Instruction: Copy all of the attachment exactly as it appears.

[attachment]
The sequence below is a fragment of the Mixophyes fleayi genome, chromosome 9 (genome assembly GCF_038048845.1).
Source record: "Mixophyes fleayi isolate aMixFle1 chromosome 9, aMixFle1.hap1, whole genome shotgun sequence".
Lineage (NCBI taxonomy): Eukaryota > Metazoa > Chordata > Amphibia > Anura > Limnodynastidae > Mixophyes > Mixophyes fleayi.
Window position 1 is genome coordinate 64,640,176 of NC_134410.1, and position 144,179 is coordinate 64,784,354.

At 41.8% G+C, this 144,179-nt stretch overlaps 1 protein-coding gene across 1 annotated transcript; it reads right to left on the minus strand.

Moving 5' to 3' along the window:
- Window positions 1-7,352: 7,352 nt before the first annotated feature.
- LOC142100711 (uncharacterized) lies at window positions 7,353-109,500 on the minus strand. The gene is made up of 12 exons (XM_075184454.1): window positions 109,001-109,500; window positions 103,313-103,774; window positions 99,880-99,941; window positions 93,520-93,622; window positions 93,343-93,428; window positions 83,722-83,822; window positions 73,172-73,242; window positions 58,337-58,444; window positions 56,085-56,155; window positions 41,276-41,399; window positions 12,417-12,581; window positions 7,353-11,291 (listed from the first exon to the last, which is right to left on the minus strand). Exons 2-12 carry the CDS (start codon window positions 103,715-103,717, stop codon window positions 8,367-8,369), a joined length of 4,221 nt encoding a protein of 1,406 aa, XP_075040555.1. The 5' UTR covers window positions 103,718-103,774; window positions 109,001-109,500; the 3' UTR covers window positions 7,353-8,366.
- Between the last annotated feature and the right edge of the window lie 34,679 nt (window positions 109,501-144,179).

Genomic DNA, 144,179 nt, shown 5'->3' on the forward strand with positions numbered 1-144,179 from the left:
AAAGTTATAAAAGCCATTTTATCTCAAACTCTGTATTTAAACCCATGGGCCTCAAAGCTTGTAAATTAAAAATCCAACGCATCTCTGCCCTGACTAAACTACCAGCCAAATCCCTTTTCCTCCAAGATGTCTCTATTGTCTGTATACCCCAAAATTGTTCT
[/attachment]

The sequence below is a fragment of the Mixophyes fleayi genome, chromosome 9 (genome assembly GCF_038048845.1).
Source record: "Mixophyes fleayi isolate aMixFle1 chromosome 9, aMixFle1.hap1, whole genome shotgun sequence".
Lineage (NCBI taxonomy): Eukaryota > Metazoa > Chordata > Amphibia > Anura > Limnodynastidae > Mixophyes > Mixophyes fleayi.
Window position 1 is genome coordinate 64,640,176 of NC_134410.1, and position 144,179 is coordinate 64,784,354.

At 41.8% G+C, this 144,179-nt stretch overlaps 1 protein-coding gene across 1 annotated transcript; it reads right to left on the minus strand.

Moving 5' to 3' along the window:
- Window positions 1-7,352: 7,352 nt before the first annotated feature.
- LOC142100711 (uncharacterized) lies at window positions 7,353-109,500 on the minus strand. The gene is made up of 12 exons (XM_075184454.1): window positions 109,001-109,500; window positions 103,313-103,774; window positions 99,880-99,941; window positions 93,520-93,622; window positions 93,343-93,428; window positions 83,722-83,822; window positions 73,172-73,242; window positions 58,337-58,444; window positions 56,085-56,155; window positions 41,276-41,399; window positions 12,417-12,581; window positions 7,353-11,291 (listed from the first exon to the last, which is right to left on the minus strand). Exons 2-12 carry the CDS (start codon window positions 103,715-103,717, stop codon window positions 8,367-8,369), a joined length of 4,221 nt encoding a protein of 1,406 aa, XP_075040555.1. The 5' UTR covers window positions 103,718-103,774; window positions 109,001-109,500; the 3' UTR covers window positions 7,353-8,366.
- Between the last annotated feature and the right edge of the window lie 34,679 nt (window positions 109,501-144,179).

Genomic DNA, 144,179 nt, shown 5'->3' on the forward strand with positions numbered 1-144,179 from the left:
AAAGTTATAAAAGCCATTTTATCTCAAACTCTGTATTTAAACCCATGGGCCTCAAAGCTTGTAAATTAAAAATCCAACGCATCTCTGCCCTGACTAAACTACCAGCCAAATCCCTTTTCCTCCAAGATGTCTCTATTGTCTGTATACCCCAAAATTGTTCT